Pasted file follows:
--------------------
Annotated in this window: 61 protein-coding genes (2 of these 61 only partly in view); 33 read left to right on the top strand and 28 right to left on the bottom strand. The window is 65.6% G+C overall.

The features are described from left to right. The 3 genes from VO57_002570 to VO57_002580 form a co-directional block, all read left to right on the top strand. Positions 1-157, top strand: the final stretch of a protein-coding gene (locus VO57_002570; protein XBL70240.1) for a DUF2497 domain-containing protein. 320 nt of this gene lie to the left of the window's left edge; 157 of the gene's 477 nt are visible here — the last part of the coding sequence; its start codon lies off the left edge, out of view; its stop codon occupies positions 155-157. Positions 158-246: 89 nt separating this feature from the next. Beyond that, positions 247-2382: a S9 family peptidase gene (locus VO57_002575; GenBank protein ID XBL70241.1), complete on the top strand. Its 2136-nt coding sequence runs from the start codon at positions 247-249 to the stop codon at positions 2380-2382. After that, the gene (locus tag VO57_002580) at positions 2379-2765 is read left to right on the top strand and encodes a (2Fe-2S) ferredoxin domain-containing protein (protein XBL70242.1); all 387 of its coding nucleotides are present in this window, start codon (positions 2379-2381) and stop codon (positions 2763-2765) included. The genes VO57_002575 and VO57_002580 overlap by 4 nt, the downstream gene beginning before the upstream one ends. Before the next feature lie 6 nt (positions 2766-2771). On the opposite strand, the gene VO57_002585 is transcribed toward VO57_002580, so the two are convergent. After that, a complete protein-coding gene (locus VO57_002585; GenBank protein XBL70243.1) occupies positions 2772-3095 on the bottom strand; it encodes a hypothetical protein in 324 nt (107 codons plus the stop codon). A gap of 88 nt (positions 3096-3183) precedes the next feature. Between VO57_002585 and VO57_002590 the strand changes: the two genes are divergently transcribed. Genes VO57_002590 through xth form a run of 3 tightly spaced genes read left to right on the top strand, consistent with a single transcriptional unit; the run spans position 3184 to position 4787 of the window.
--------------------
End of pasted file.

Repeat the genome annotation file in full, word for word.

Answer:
Annotated in this window: 61 protein-coding genes (2 of these 61 only partly in view); 33 read left to right on the top strand and 28 right to left on the bottom strand. The window is 65.6% G+C overall.

The features are described from left to right. The 3 genes from VO57_002570 to VO57_002580 form a co-directional block, all read left to right on the top strand. Positions 1-157, top strand: the final stretch of a protein-coding gene (locus VO57_002570; protein XBL70240.1) for a DUF2497 domain-containing protein. 320 nt of this gene lie to the left of the window's left edge; 157 of the gene's 477 nt are visible here — the last part of the coding sequence; its start codon lies off the left edge, out of view; its stop codon occupies positions 155-157. Positions 158-246: 89 nt separating this feature from the next. Beyond that, positions 247-2382: a S9 family peptidase gene (locus VO57_002575; GenBank protein ID XBL70241.1), complete on the top strand. Its 2136-nt coding sequence runs from the start codon at positions 247-249 to the stop codon at positions 2380-2382. After that, the gene (locus tag VO57_002580) at positions 2379-2765 is read left to right on the top strand and encodes a (2Fe-2S) ferredoxin domain-containing protein (protein XBL70242.1); all 387 of its coding nucleotides are present in this window, start codon (positions 2379-2381) and stop codon (positions 2763-2765) included. The genes VO57_002575 and VO57_002580 overlap by 4 nt, the downstream gene beginning before the upstream one ends. Before the next feature lie 6 nt (positions 2766-2771). On the opposite strand, the gene VO57_002585 is transcribed toward VO57_002580, so the two are convergent. After that, a complete protein-coding gene (locus VO57_002585; GenBank protein XBL70243.1) occupies positions 2772-3095 on the bottom strand; it encodes a hypothetical protein in 324 nt (107 codons plus the stop codon). A gap of 88 nt (positions 3096-3183) precedes the next feature. Between VO57_002585 and VO57_002590 the strand changes: the two genes are divergently transcribed. Genes VO57_002590 through xth form a run of 3 tightly spaced genes read left to right on the top strand, consistent with a single transcriptional unit; the run spans position 3184 to position 4787 of the window.